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Peeking into the Empires: Dutch Embassies to the Courts of China and Japan

  • Leonard Blussé

Extract

In the 1660s the renowned publishing company of Jacob van Meurs in Amsterdam published three richly illustrated monographs that fundamentally changed the European perceptions of the empires of China and Japan. It all started with the publication in 1665 of the travel notes and sketches that Joan Nieuhof had made ten years earlier, while travelling in the retinue of two Dutch envoys to the Manchu court in Peking. With no less than 150 copper prints, this book aroused so much interest in travel topics—it was published in Dutch, French, German, Latin, and English—that Van Meurs did not hesitate to launch a whole series of illustrated volumes about faraway countries. To keep the China lovers happy, he published a reprint of the richly illustrated China Monumentis by the German Jesuit Athanasius Kircher. In 1668, another monumental illustrated work appeared in Dutch (and later also German, English and French editions) time about Africa written by the Amsterdam physician Olfert Dapper, and shortly afterwards, when that publication also proved to be a smashing success, Van Meurs asked for the right to publish two more works, one on Japan and one on China. That privilege was obtained on March 1669. The book on Japan, Gedenkwaerdige Gesantschappen der Oost-Indische Maetschappij aen de Kaisaren van Japan, or “Memorable embassies of the (Dutch) East India Company to the Emperors of Japan,” was compiled by Arnoldus Montanus, a learned Dutch clergyman, who according to the preface had already published fifty-three monographs. The book on China was authored by Olfert Dapper, who this time edited the travelogues of the second and third Dutch embassies to China. What made these books so interesting is that they all were based on eyewitness accounts of the interior of the widely known but little explored empires of China and Japan by servants of the Dutch East India Company (VOC). The reason why it was possible for the Dutch merchants to travel where few other westerners had gone before was that they had been sent by the directors of the company as envoys bearing tribute presents to the rulers of both realms to secure privileged trading rights.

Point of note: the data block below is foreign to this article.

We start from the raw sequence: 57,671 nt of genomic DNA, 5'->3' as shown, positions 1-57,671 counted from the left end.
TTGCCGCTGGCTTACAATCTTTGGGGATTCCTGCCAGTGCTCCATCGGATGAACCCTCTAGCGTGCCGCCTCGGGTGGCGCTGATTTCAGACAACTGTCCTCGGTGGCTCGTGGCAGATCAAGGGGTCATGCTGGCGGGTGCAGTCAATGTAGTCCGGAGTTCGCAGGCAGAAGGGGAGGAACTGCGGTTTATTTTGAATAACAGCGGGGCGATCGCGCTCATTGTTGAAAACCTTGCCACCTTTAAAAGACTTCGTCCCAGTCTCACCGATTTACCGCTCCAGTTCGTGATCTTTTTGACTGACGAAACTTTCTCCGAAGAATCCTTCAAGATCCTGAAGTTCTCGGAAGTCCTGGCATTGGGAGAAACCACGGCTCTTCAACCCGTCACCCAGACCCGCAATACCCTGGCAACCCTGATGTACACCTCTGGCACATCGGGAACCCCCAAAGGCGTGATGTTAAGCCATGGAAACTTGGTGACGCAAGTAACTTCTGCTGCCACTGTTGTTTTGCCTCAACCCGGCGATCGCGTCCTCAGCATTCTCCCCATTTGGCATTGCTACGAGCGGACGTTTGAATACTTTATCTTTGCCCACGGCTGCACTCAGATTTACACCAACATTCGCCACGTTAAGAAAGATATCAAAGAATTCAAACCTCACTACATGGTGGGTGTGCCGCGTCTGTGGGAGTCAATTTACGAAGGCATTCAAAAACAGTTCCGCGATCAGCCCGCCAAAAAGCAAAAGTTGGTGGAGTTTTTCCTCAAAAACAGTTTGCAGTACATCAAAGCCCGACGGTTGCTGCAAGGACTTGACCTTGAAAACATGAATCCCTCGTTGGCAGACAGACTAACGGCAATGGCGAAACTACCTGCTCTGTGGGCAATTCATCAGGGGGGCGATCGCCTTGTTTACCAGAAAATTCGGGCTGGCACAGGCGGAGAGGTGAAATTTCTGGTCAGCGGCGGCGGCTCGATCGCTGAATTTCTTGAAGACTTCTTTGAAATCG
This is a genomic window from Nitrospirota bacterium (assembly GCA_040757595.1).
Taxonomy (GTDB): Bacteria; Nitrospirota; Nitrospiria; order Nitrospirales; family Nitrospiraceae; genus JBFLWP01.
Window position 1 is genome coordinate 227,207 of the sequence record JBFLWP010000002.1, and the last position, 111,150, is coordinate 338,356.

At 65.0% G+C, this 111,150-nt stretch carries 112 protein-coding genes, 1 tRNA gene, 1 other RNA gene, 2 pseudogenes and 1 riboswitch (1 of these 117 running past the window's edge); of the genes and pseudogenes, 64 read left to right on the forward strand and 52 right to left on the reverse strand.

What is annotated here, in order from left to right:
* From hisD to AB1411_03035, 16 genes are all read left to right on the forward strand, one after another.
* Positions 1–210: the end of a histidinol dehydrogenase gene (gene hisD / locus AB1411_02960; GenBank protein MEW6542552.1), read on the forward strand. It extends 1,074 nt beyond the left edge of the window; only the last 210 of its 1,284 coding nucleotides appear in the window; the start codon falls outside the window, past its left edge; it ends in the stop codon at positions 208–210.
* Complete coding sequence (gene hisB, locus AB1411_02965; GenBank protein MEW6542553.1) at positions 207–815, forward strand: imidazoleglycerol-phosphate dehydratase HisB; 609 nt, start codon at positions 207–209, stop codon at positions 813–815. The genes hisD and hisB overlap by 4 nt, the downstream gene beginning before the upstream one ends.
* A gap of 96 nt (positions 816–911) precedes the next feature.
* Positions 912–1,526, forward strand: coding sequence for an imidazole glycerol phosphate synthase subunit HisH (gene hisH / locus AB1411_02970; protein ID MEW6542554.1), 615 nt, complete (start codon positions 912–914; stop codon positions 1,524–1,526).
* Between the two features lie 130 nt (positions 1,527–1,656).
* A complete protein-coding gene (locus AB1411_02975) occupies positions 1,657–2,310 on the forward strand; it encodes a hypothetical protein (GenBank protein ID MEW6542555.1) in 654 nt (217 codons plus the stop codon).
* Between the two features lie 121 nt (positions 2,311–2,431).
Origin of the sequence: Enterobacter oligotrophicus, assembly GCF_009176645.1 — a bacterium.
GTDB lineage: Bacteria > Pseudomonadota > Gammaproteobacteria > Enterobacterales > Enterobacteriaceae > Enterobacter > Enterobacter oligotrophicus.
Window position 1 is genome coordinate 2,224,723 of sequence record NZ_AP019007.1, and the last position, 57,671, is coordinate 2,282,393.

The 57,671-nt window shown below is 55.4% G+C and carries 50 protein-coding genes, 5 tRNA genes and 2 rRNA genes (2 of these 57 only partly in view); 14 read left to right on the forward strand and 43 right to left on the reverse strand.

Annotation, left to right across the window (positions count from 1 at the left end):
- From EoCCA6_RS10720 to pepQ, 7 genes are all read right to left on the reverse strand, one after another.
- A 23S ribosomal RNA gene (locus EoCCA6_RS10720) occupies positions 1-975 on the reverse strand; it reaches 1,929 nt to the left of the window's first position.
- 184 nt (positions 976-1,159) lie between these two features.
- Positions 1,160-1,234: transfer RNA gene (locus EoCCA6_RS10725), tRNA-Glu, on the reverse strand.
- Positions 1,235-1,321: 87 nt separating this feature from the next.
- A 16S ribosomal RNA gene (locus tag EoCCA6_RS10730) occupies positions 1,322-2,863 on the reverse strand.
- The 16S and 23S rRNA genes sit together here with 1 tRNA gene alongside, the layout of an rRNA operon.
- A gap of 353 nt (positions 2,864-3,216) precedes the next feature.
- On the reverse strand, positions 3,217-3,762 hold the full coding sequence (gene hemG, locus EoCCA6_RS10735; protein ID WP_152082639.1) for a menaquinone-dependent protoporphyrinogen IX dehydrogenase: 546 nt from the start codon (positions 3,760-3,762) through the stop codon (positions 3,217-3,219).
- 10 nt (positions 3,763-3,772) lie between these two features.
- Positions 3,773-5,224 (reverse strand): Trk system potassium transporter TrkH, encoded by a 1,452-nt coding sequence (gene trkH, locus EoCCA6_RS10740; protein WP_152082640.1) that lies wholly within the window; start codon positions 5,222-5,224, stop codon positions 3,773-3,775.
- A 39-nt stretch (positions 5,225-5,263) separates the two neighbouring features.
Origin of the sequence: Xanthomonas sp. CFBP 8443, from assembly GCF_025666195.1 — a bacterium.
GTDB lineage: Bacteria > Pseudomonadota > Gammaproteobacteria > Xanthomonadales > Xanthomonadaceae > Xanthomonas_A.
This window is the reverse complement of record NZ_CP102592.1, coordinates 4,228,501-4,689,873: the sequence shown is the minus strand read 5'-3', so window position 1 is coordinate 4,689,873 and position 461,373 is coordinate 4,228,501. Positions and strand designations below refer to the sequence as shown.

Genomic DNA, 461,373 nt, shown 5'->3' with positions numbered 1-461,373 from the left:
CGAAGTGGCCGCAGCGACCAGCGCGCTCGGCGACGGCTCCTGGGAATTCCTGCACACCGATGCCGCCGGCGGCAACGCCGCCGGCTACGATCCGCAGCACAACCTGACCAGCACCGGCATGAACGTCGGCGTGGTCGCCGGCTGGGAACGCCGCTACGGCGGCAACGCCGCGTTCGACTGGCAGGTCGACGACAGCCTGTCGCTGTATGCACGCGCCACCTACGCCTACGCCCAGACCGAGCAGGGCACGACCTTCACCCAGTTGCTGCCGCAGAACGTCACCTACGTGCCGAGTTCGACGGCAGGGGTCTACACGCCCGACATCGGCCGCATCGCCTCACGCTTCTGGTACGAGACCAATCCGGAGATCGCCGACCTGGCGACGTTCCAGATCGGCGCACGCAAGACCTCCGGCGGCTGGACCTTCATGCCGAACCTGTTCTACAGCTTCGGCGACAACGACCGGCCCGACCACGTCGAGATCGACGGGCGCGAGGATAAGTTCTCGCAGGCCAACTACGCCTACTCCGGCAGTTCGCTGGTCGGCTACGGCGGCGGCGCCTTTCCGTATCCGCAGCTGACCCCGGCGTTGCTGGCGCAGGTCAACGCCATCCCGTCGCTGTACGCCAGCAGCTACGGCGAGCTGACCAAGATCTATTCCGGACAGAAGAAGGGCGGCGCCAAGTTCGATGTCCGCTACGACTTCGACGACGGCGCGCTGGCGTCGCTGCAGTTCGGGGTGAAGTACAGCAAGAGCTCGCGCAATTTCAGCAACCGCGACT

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Peeking into the Empires: Dutch Embassies to the Courts of China and Japan

  • Leonard Blussé

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